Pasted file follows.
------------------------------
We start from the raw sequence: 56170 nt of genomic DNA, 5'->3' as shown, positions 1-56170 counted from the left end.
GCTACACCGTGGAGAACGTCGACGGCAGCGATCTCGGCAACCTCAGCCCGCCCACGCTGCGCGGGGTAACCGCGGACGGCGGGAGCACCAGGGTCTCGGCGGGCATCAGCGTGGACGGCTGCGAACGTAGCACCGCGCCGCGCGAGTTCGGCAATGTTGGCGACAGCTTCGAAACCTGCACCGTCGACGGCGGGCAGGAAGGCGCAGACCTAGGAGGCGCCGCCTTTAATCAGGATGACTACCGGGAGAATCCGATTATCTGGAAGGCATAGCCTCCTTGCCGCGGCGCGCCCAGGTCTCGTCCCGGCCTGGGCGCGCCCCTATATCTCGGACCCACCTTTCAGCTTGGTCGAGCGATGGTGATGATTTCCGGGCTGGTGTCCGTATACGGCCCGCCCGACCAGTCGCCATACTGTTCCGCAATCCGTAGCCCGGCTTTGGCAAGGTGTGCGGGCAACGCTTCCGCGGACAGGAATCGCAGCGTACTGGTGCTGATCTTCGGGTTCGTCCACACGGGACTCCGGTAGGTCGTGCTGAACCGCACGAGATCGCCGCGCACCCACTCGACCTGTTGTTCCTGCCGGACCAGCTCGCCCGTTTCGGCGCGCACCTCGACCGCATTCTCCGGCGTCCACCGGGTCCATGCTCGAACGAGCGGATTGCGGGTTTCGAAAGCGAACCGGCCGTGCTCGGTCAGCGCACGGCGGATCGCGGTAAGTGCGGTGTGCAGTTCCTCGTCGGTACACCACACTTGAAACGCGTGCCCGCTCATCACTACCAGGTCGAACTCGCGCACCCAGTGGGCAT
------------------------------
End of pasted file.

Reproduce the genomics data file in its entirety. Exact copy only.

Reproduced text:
We start from the raw sequence: 56170 nt of genomic DNA, 5'->3' as shown, positions 1-56170 counted from the left end.
GCTACACCGTGGAGAACGTCGACGGCAGCGATCTCGGCAACCTCAGCCCGCCCACGCTGCGCGGGGTAACCGCGGACGGCGGGAGCACCAGGGTCTCGGCGGGCATCAGCGTGGACGGCTGCGAACGTAGCACCGCGCCGCGCGAGTTCGGCAATGTTGGCGACAGCTTCGAAACCTGCACCGTCGACGGCGGGCAGGAAGGCGCAGACCTAGGAGGCGCCGCCTTTAATCAGGATGACTACCGGGAGAATCCGATTATCTGGAAGGCATAGCCTCCTTGCCGCGGCGCGCCCAGGTCTCGTCCCGGCCTGGGCGCGCCCCTATATCTCGGACCCACCTTTCAGCTTGGTCGAGCGATGGTGATGATTTCCGGGCTGGTGTCCGTATACGGCCCGCCCGACCAGTCGCCATACTGTTCCGCAATCCGTAGCCCGGCTTTGGCAAGGTGTGCGGGCAACGCTTCCGCGGACAGGAATCGCAGCGTACTGGTGCTGATCTTCGGGTTCGTCCACACGGGACTCCGGTAGGTCGTGCTGAACCGCACGAGATCGCCGCGCACCCACTCGACCTGTTGTTCCTGCCGGACCAGCTCGCCCGTTTCGGCGCGCACCTCGACCGCATTCTCCGGCGTCCACCGGGTCCATGCTCGAACGAGCGGATTGCGGGTTTCGAAAGCGAACCGGCCGTGCTCGGTCAGCGCACGGCGGATCGCGGTAAGTGCGGTGTGCAGTTCCTCGTCGGTACACCACACTTGAAACGCGTGCCCGCTCATCACTACCAGGTCGAACTCGCGCACCCAGTGGGCAT